The previous day, the Pentagon formally notified Congress of itsintention to sell 724 Light Armored Vehicles made by General DynamicsLand Systems, London, Ontario and related equipment (worth $5.8billion) for the Saudi Arabian National Guard. A separate contract wasalso notified covering the sale of 24 Sikorsky UH-60L Black Hawk armedutility helicopters, worth $350 million, to the Royal Saudi LandForces. These two contracts will be automatically approved unlessCongress opposes them within 30 days. 
According to French spokesman Bonnafont, the additional contracts "willbe finalized later, depending on the progress of bilateraldiscussions." He confirmed that these talks will center on theacquisition by Saudi Arabia of Dassault Aviation Rafale combat aircraftand of Leclerc main battle tanks, made by GIAT Industries. The latterare intended to replace the obsolete AMX-30 tanks operated by the Saudiarmy's so-called "French brigade," and which were originally procuredin the 1970s. 
A possible Rafale sale to Saudi Arabia has been the subject of muchspeculation in recent years, but had appeared to fade after SaudiArabia on December 21, 2005 signed a Memorandum of Understanding withthe British government which called for "Typhoon aircraft [to] replaceTornado Air Defence Variant aircraft and others currently in servicewith the Royal Saudi Air Force." 
At the time, British media reported that the related contract,initially covering 24 Typhoons with at least 48 more to follow, wouldbe signed by June, but none has so far been announced.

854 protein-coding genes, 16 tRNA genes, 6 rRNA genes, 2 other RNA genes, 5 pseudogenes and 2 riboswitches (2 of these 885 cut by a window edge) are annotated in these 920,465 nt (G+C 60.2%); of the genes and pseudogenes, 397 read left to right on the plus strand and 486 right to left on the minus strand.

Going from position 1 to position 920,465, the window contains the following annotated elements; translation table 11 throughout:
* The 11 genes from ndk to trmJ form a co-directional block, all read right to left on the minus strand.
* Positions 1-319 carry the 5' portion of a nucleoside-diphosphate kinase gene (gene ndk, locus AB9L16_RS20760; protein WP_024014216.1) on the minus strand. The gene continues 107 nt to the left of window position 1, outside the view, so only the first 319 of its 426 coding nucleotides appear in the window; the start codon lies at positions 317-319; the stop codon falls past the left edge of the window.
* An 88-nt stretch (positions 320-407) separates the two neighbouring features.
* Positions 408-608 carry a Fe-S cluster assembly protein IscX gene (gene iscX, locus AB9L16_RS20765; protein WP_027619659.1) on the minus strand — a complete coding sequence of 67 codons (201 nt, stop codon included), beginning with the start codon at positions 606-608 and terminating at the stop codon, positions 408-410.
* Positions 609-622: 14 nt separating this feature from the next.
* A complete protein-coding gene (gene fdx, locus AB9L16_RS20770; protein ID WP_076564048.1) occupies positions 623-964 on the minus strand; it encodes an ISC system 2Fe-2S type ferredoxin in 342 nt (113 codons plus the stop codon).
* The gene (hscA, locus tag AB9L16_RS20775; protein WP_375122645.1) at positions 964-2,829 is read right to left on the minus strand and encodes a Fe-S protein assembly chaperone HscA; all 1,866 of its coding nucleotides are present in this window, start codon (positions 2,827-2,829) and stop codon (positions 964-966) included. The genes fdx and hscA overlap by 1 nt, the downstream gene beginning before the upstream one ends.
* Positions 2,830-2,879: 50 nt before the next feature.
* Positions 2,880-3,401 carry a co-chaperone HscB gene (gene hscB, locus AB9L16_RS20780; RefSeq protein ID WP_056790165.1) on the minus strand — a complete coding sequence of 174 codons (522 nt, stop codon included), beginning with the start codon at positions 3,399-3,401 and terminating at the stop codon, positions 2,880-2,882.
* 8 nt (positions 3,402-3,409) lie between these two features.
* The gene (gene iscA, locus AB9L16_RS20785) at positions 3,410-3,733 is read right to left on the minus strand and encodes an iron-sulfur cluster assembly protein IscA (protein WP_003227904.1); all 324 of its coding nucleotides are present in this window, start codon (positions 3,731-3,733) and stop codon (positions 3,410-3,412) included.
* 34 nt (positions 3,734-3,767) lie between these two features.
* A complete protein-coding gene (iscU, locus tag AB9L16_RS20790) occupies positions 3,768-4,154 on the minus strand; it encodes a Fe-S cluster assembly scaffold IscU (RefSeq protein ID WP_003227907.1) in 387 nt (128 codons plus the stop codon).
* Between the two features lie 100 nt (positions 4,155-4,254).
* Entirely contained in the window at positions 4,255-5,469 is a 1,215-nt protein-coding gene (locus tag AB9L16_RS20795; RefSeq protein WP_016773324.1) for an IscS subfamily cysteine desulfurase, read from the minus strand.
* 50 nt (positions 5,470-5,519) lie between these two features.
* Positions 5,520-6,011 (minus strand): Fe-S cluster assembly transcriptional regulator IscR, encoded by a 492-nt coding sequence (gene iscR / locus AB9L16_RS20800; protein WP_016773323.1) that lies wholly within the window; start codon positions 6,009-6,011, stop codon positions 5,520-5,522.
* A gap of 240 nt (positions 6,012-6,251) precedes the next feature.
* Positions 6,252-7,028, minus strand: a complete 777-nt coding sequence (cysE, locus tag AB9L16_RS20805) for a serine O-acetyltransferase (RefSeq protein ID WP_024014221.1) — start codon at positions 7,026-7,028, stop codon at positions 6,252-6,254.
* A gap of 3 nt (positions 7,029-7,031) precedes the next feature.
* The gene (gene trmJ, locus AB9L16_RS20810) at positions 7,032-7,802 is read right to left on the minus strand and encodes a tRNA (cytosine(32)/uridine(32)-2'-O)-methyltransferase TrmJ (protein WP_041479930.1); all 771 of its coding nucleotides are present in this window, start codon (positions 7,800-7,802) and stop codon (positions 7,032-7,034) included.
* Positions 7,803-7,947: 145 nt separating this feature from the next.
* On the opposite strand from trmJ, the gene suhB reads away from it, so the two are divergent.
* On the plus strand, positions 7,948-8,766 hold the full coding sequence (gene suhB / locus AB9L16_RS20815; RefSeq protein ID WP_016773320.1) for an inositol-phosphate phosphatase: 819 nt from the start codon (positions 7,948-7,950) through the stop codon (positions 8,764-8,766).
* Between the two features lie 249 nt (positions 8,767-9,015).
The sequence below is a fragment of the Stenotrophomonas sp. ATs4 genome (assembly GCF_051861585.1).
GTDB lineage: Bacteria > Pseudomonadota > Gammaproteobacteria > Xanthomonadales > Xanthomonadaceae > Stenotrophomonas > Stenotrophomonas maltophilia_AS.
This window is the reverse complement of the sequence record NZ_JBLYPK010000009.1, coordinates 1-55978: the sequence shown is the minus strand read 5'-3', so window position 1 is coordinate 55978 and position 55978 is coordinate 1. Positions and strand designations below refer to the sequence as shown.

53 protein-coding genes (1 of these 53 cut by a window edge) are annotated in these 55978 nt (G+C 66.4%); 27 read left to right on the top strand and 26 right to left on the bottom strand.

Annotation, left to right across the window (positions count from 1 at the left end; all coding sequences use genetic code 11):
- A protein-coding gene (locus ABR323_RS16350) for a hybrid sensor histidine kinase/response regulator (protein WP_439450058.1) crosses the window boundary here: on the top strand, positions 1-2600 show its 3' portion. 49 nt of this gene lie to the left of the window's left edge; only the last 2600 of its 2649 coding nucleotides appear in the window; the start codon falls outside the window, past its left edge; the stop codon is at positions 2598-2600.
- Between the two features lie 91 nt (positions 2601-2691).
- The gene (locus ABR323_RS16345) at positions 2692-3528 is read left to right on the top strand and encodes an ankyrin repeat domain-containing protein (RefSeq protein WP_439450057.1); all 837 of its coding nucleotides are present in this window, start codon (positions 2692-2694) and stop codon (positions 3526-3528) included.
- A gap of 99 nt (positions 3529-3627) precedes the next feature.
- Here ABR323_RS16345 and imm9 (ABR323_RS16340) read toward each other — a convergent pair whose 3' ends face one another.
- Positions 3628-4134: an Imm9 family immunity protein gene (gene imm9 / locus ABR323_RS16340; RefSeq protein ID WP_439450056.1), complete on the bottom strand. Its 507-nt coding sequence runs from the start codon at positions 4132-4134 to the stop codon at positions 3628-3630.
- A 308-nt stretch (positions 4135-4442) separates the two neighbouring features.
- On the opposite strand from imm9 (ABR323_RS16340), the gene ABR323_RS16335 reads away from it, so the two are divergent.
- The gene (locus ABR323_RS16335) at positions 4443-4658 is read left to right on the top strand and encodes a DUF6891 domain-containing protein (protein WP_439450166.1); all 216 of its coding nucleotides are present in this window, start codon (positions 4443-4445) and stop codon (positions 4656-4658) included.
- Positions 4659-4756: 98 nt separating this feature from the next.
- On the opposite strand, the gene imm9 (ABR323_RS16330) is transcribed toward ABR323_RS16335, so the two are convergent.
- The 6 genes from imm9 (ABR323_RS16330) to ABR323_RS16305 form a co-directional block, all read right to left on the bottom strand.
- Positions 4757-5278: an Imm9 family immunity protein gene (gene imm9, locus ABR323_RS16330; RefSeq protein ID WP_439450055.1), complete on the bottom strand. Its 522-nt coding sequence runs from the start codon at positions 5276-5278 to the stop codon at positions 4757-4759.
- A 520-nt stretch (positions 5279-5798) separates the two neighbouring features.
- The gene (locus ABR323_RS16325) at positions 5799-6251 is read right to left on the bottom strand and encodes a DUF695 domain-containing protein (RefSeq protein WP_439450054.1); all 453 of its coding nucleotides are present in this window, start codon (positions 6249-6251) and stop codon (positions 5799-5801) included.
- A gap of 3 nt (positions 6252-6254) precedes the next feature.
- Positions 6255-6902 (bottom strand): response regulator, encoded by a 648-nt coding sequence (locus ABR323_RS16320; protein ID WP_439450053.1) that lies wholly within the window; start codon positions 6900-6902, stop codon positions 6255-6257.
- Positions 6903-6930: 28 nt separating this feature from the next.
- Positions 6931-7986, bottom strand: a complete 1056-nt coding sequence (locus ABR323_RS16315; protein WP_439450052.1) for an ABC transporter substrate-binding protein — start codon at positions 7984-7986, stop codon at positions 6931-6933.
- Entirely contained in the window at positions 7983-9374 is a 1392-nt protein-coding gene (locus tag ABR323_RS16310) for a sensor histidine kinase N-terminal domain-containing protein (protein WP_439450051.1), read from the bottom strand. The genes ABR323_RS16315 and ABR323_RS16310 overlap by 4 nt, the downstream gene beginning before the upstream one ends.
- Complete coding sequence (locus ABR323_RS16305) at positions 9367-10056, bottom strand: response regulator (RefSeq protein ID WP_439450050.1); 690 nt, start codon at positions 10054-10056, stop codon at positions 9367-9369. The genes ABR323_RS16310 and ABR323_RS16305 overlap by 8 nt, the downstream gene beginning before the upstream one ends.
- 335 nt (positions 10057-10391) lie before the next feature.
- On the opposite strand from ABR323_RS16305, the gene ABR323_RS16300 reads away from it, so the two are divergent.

The French spokesman's confirmation that a Rafale sale is beingnegotiated is a major advance for the French fighter, which formallyentered French air force service in late June but which is stilllooking for its first export customer. It is not clear, however,whether Rafale would be procured instead of, or in addition to, theTyphoon. 
No indication has been given of the number of Rafales that Saudi Arabiawould buy, but sources say an initial purchase would likely cover 48aircraft. If confirmed, this would set the deal's value at around 6billion euros, including weapons, spares and support equipment. 
Saudi Arabia also has a relatively urgent requirement to replace herolder coastal defense vessels (four Badr-class corvettes and nine AlSiddiq-class patrol boats) with much larger missile corvettesdisplacing around 2,000 tonnes. France's DCN has offered its Gowinddesign for this requirement. 
A second naval requirement is for four to six French-Italian FREMMnew-generation multi-purpose frigates to replace the olderFrench-supplied Medina-class (Sawari I project) frigates. Thesefrigates alone are valued at 3 billion euros. In the longer term, theRoyal Saudi Navy would like to introduce a submarine flotillacomprising about six conventionally-powered attack submarines, forwhich DCN is offering its Marlin design, derived from the Scorpenesubmarine it developed jointly with Spain's Navantia shipyards group.No value has been quoted for this project. 
French companies, along with contractors from China, Russia, the UK andthe US, will compete for Saudi Arabia's Miksa program, an ambitiousborder control network comprising up to 225 radar stations to monitorthe kingdom's ground borders, coasts and airspace. While this wasnegotiated directly with France's Thales Group for several years, SaudiArabia earlier this year decided to launch a competition; responses toits Request for Information are due in late August, to be followed by aRequest for Proposals with a deadline of late December. The project'svalue is estimated at 7 billion euros.